Saturday, June 15, 2024

‘I’m an Aussie nurse who travels first class weekly. Here’s how I do it.’

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Imagine travelling the globe so often you lose track of time zones. Imagine doing it either in first class or business class, without giving it a second thought. Now imagine getting paid for it. 

That’s the reality for Millie May, who’s travelled to more than 12 countries as part of her role as a repatriation nurse. What is a repatriation nurse? She’s glad you asked. In fact, Millie’s been sharing a few snippets of her incredible role on TikTok, and the reaction has been intense. 

Watch: The ultimate travel hack. Story continues after the video.

“I knew it was a rare job,” she says. “But when I started posting my job to TikTok I was so shocked at the amount of interest in it. People have no idea this kind of work even exists, so being able to give a glimpse behind the scenes is amazing. Every time I explain to someone what I do, their response is ‘I want to do that job’.”

A repatriation nurse is a critical care nurse that travels the world to bring sick or injured patients back to their home country either on commercial or private flights. 

Millie May travels the world as a repatriation nurse. Image: Supplied. 

“I like to think of a repatriation nurse as the middleman between a complete medical transfer, like RFDS or medical evacuations, and independent travel. We are just that little bit of assistance that people need to get them home without a medivac.”

While Millie can’t disclose who employs her, repatriation nurses can be hired by anyone from private transfers, insurance companies, or private companies. 

“Our patients can completely vary from toddlers to the elderly community. In saying that, our patients can vary from critical injuries to a simple transfer only needing mobility assistance, so I’ve really had everything from strokes to broken ankles.

“It has been the most eye-opening experience to realise how common it is to get sick overseas and how important it is to have travel insurance and read the fine print.”

According to VisaGuide.World, one of the most important parts of preparing for a trip abroad is purchasing travel insurance. Travel insurance can save you from unnecessary and unexpected financial loss if you have to cancel the trip or from a hefty medical bill that you cannot afford.

There are two types of repatriations – those that fly business class and those that involve a stretcher at the back of economy, spanning eight or 12 seats. 

Millie says it’s difficult to describe a typical day, but most are spent at airports, travelling and lots of people watching.  

“I am an absolute pro at using Google Translate and my charades skills have become impeccable. If you could win an Olympic medal for charades, I would definitely win it.  

“I also research where I am travelling to and cram as much possible into the hours that I have free in the country.”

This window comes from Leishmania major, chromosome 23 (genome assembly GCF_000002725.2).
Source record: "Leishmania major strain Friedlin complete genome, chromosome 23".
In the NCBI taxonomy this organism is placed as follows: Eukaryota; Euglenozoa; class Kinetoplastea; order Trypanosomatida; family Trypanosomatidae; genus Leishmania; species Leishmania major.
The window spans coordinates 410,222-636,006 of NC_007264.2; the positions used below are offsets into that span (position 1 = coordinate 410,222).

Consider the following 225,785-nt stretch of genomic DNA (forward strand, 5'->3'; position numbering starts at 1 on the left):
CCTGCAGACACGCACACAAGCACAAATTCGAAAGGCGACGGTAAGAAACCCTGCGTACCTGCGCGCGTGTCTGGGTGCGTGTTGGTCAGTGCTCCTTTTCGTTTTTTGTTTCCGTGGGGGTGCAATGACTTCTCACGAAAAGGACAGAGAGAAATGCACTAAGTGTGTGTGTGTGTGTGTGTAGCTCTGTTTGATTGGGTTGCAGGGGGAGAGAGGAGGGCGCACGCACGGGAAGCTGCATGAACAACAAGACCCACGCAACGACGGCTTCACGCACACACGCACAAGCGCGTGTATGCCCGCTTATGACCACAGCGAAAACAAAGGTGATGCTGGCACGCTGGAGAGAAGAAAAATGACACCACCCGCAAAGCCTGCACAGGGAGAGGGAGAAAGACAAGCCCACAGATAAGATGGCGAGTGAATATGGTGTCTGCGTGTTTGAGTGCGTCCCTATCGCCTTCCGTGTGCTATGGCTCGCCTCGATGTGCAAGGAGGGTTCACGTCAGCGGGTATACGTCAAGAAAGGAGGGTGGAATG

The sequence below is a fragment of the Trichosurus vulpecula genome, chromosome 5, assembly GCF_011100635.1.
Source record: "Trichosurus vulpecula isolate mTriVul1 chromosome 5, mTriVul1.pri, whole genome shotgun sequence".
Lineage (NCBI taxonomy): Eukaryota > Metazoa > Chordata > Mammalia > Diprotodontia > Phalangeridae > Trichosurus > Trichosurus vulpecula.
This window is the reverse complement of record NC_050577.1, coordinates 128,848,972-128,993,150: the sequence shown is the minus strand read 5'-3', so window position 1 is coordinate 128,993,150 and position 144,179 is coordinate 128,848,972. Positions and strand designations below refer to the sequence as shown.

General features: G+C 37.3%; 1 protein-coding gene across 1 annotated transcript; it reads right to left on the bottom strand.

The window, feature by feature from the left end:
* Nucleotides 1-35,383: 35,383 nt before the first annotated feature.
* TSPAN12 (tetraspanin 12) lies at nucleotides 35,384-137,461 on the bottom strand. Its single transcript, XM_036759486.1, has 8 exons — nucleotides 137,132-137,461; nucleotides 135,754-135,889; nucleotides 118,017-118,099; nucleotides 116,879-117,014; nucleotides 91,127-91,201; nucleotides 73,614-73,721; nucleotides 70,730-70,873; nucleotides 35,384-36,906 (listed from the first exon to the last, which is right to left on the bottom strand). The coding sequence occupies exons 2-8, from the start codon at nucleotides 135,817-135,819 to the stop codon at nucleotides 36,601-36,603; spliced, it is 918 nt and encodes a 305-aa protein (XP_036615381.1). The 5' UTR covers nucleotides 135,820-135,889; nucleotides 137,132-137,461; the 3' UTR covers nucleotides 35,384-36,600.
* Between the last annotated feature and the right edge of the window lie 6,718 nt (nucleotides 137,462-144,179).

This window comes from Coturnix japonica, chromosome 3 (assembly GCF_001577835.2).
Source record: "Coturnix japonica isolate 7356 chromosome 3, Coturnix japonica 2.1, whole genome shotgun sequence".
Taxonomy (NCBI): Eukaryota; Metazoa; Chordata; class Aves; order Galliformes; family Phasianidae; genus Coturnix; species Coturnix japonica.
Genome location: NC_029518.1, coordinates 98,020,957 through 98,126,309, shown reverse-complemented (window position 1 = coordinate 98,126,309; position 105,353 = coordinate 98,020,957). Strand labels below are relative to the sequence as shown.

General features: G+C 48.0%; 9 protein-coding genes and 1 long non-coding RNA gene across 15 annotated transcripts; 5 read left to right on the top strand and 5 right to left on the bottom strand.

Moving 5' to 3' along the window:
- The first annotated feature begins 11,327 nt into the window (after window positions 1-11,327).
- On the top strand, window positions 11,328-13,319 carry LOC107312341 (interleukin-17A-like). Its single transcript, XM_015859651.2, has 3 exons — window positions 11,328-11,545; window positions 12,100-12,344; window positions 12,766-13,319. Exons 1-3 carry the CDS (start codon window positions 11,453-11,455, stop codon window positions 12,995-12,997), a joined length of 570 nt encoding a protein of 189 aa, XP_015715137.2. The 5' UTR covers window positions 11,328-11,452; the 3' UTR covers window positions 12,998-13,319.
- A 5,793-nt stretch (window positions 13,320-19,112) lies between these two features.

That can range anywhere between 24 and 40 hours. 

“I’ve lost track of what time zone I even live in because I’ve travelled so much for work. In the last year travel has really well and truly picked up and with that has come a massive increase in repatriation work, so some weeks I can go out twice in one week. It’s hit and miss and really depends.”

For Millie, the novelty of flying first class hasn’t worn off and you’ll often find her taking videos and selfies of her adventures. 

@itsmilliemay 2024 LESS GOOOOO!!! 🤍 #repatriation #fashion #bigmoves ♬ original sound – Millie🤎Worldwide Travel Nurse

“Flying first class, and even business class, is something that definitely wasn’t a part of my normal life, as I’m sure many people can relate. Sometimes I feel like people are looking at me, thinking, ‘who and what does this girl do to be able to fly business class?’. I truly just fake it till I make it and I live in a delulu land that I’m like a famous celebrity.”

While it sounds luxurious, Millie says her employer insists they fly business class to manage fatigue. 

“Being at the top of your game when transferring a patient home is extremely important for patient care and that is our number one priority.”

As part of her role, Millie has been to New York, London, Germany, Japan, Fiji and Greece, to name a few countries, but the true magic of the job, she says, is walking into a patient’s hospital room overseas where they’ve often been stuck unwell for weeks, missing their family. 

“Seeing the look on their face when they see you, you are truly like heaven for them.”

But it’s not all first class travels and movie-style rescues. There are some challenges too. 

“I would say the constant toll on your body, as time goes on you definitely start to feel the physical fatigue. Along with this the language barriers are up there with some of the most challenging parts. 

“And I would say, as someone who has a massive heart, some cases do just get to you and remind you how precious life is.”

But the good parts far outweigh the challenges, and Millie says she’s met some incredible people on her journeys. 

“Whether it be patients and the stories of their lives, other people I’ve met on flights or just generally throughout the world, travel truly makes you grow so much as a person. 

“I have a handcrafted jewellery business called Kaarme Jewels and travelling inspires every single piece I craft. The constant inspiration and experiences are priceless. 

“It’s not always champagne, caviar and business class, sometimes the transfers are hard, challenging and long, but honestly I don’t think any other job compares.”

Feature image: Instagram/@itsmilieemayy.

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